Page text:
An excellent 2d installment of the North and South trilogy, March 9, 2004
Reviewer: Roger J. Buffington (Huntington Beach, CA United States)
Jakes' "North and South" trilogy is a well-written, entertaining, and historically insightful series dealing with America from about 1845 (Mexican War period) through the post-Civil War period. This novel deals with the Civil War from its outset to the conclusion.
The story traces the activities of the Hazard and Main families, great families deriving from North and South respectively and bound by friendship and marriage, through the nation's bloodiest conflict. This is an engaging and entertaining story. Jakes does a good job of showing the reader that the Civil War was probably inevitable given the intractable differences between the North and South, and the stubborness on both sides of the Mason-Dixon line. The story also shows how it came to be that despite the North's numbers and industrial might, it took years for the North to successfully overwhelm the South.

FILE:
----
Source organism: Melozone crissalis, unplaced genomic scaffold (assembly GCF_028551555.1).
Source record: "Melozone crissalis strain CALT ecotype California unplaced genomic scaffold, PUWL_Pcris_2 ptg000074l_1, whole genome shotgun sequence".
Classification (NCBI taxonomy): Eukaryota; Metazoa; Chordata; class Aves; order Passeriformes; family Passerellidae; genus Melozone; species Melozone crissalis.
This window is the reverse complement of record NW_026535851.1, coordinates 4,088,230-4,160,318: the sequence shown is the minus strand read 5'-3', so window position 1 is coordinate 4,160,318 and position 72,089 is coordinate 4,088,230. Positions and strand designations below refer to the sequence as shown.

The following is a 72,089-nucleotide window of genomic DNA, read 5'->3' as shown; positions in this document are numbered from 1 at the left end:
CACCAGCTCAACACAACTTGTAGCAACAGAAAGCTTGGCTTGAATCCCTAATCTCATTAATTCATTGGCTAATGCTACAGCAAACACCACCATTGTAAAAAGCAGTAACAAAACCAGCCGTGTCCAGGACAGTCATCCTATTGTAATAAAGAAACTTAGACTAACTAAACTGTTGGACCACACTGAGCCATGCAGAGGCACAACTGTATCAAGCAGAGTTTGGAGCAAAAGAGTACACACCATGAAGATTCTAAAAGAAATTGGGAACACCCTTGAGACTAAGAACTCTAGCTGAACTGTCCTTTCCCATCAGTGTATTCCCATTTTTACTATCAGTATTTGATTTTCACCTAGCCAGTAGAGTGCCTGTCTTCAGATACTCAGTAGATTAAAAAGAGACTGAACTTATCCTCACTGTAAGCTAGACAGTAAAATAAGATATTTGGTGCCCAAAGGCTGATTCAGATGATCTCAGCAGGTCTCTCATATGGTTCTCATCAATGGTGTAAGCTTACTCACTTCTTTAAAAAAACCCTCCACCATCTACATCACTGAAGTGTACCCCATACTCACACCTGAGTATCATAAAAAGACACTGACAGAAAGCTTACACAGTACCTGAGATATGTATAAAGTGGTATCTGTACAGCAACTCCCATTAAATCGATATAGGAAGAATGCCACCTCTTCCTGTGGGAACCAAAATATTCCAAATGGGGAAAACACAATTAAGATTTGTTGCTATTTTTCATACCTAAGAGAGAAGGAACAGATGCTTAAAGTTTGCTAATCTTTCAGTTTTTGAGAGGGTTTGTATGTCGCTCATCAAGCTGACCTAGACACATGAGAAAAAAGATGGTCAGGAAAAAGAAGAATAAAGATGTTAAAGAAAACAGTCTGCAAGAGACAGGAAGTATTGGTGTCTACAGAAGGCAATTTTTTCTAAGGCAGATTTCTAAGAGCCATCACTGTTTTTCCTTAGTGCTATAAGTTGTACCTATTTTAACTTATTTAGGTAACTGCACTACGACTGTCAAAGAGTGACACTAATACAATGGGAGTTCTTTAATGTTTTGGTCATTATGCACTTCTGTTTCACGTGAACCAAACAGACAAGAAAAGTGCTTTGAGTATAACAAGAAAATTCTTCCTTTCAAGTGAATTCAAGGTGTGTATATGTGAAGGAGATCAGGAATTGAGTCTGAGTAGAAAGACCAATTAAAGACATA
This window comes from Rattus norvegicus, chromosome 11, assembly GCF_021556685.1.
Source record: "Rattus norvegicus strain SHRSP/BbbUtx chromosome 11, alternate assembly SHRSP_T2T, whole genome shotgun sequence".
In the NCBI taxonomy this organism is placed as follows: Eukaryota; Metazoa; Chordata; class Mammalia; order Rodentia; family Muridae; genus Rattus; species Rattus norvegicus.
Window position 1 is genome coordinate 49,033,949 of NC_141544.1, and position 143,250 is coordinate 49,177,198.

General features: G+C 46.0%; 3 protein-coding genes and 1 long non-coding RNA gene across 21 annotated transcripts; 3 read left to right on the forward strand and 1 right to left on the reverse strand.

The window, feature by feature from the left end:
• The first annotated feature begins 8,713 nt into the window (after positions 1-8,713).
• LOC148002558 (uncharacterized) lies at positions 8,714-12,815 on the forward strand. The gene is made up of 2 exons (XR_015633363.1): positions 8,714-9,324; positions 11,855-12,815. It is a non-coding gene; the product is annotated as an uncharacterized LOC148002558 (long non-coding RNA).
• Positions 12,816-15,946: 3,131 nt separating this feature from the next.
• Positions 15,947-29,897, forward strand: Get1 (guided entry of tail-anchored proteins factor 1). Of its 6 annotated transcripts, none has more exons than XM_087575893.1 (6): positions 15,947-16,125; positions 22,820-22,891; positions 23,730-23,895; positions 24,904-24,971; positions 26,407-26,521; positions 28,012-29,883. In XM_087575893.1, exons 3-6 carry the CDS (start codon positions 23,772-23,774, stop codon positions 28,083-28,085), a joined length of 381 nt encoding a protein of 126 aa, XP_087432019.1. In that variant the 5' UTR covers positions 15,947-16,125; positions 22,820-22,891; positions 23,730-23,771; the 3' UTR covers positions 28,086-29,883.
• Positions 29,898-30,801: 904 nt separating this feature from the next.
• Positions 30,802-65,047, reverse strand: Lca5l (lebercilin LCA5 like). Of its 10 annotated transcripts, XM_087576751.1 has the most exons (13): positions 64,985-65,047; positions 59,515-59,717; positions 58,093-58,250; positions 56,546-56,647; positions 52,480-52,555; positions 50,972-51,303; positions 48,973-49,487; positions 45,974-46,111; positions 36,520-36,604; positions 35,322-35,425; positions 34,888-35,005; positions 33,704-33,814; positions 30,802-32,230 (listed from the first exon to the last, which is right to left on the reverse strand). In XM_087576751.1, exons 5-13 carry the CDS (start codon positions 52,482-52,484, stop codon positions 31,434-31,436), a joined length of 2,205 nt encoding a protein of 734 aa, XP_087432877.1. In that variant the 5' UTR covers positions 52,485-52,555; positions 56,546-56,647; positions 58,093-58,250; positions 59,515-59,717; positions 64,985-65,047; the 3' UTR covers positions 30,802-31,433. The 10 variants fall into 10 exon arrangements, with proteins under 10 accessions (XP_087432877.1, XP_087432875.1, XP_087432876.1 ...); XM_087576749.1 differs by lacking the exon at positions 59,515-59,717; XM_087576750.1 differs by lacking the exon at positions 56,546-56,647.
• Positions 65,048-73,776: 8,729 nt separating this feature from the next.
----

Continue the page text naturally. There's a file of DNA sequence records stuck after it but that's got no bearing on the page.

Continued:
This is not a perfect novel. Despite the overall taut storyline and good prose, Jakes has a tendency to produce exaggerated characters who are almost caricatures of the way people really behave. While there are doubtless real-life examples of Elkanah Bents, Victoria Hazards, and Justin LaMottes (three principal characters in this series) such exaggerated personages abound in Jakes' world. Well, it is after all a novel.
Overall, this is the second best novel in the series; perhaps not as good as "North and South" but better than "Heaven and Hell" which is the third installment. This novel is well worth reading, and provides an entertaining and insightful look at the Civil War and how it affected ordinary people and the nation as a whole.